Volume 9 (2009)
Most Downloaded Articles
- Definition of "Investment": Could a Persistent Objector to the Salini Tests be Found in ICSID Arbitral Practice? by Martin, Antoine
- Comparative Personal Property: The Case of Shares by Pretto, Arianna
- Female Circumcision as Female Genital Mutilation: Human Rights or Cultural Imperialism? by Oba, Abdulmumini A
- The International Legal Personality of Multinational Enterprises: Treaty, Custom and the Governance Gap by Hansen, Robin F.
- The E-Commerce Directive and Formation of Contract in a Comparative Perspective by Ramberg, Christina Hultmark
Hormones and Democracy. Inclusion, no ``Exit-Option" and Some ``Voice": ``Democratic" Signals in International Law?
1Scuola Superiore Pubblica Amministrazione, firstname.lastname@example.org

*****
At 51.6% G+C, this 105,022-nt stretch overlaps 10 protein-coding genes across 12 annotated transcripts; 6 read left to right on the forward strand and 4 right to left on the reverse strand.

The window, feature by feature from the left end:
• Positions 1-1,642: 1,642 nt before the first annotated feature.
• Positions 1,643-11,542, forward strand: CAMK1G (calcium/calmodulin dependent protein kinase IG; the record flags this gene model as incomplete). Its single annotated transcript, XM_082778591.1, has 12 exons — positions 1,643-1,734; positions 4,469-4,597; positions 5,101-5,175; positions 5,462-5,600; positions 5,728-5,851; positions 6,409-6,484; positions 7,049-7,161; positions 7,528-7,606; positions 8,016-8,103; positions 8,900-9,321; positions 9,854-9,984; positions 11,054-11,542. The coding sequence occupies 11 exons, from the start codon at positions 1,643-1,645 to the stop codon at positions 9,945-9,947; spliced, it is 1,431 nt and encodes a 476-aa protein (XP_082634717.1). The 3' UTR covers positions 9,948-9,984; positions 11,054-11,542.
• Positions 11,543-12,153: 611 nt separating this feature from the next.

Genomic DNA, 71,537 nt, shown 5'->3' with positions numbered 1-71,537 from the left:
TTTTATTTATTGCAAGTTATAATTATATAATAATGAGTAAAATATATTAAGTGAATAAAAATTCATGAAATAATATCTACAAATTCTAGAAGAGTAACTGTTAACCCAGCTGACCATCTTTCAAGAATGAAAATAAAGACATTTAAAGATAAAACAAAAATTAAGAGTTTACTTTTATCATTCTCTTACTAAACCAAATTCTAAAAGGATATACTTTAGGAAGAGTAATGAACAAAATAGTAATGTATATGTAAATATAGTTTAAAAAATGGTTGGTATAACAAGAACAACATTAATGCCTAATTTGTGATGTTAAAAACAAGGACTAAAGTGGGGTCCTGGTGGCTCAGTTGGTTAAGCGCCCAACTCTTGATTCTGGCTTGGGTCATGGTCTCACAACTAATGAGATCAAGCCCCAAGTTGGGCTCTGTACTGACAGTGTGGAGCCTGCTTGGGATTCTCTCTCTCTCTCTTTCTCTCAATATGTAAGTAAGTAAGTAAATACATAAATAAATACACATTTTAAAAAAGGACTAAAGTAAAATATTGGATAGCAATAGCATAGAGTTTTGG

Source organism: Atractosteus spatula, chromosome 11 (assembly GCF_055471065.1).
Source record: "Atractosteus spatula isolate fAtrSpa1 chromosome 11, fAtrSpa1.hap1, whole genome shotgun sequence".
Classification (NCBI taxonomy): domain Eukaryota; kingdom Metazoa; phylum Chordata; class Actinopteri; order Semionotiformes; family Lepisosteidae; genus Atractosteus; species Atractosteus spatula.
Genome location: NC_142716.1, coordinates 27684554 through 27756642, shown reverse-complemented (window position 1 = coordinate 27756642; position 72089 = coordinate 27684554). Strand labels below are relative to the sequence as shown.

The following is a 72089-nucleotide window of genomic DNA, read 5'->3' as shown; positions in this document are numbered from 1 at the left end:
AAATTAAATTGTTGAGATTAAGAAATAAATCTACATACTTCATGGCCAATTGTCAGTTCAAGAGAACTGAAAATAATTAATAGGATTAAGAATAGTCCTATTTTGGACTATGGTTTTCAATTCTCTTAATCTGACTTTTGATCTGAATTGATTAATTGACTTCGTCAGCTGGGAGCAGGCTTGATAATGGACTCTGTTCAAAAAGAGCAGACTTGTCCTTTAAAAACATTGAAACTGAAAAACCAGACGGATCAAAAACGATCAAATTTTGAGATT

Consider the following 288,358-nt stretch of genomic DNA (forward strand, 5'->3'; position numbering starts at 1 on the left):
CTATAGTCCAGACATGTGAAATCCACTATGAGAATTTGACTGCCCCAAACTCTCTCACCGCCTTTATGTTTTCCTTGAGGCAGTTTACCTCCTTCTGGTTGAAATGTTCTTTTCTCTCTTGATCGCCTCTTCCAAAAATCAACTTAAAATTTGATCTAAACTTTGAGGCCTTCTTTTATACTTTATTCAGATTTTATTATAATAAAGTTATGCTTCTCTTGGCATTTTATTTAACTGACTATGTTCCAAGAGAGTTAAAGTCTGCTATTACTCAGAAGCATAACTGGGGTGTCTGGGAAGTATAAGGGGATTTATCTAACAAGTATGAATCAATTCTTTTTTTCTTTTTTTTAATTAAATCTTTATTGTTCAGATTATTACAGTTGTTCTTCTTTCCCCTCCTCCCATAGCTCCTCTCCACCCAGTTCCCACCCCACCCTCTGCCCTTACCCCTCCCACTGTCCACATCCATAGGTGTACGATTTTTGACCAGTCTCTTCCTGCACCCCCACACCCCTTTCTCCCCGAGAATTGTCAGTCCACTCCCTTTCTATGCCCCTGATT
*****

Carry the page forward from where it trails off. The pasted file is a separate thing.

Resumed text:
Citation Information: Global Jurist Topics. Volume 6, Issue 2, Pages –, ISSN (Online) 1535-167X, DOI: 10.2202/1535-167X.1200, June 2006
- Published Online:
Analyzing some of the most general features of the hormones dispute settled before the WTO quasi-judicial bodies, this article tries to introduce the idea of a possible ``international democracy". While the evolution of international law in a time of globalization goes in the opposite direction from the typical model of democracy, meant overall as a representative one, it is still possible to find in it some aspects that are compatible with a democratic scene. We could speak of signals of ``external" or ``international" democracy, where subjects are not so much individuals, like in the classical democracies, but states, NGOs, corporations, international bureaucracies and other subjects or groups able to gain a role on that stage. International disputes before quasi-judicial bodies can help this international democracy, as occasions where global issues as risk, security, health, environment and similar, can be discussed and articulated coherently with different political visions of the world.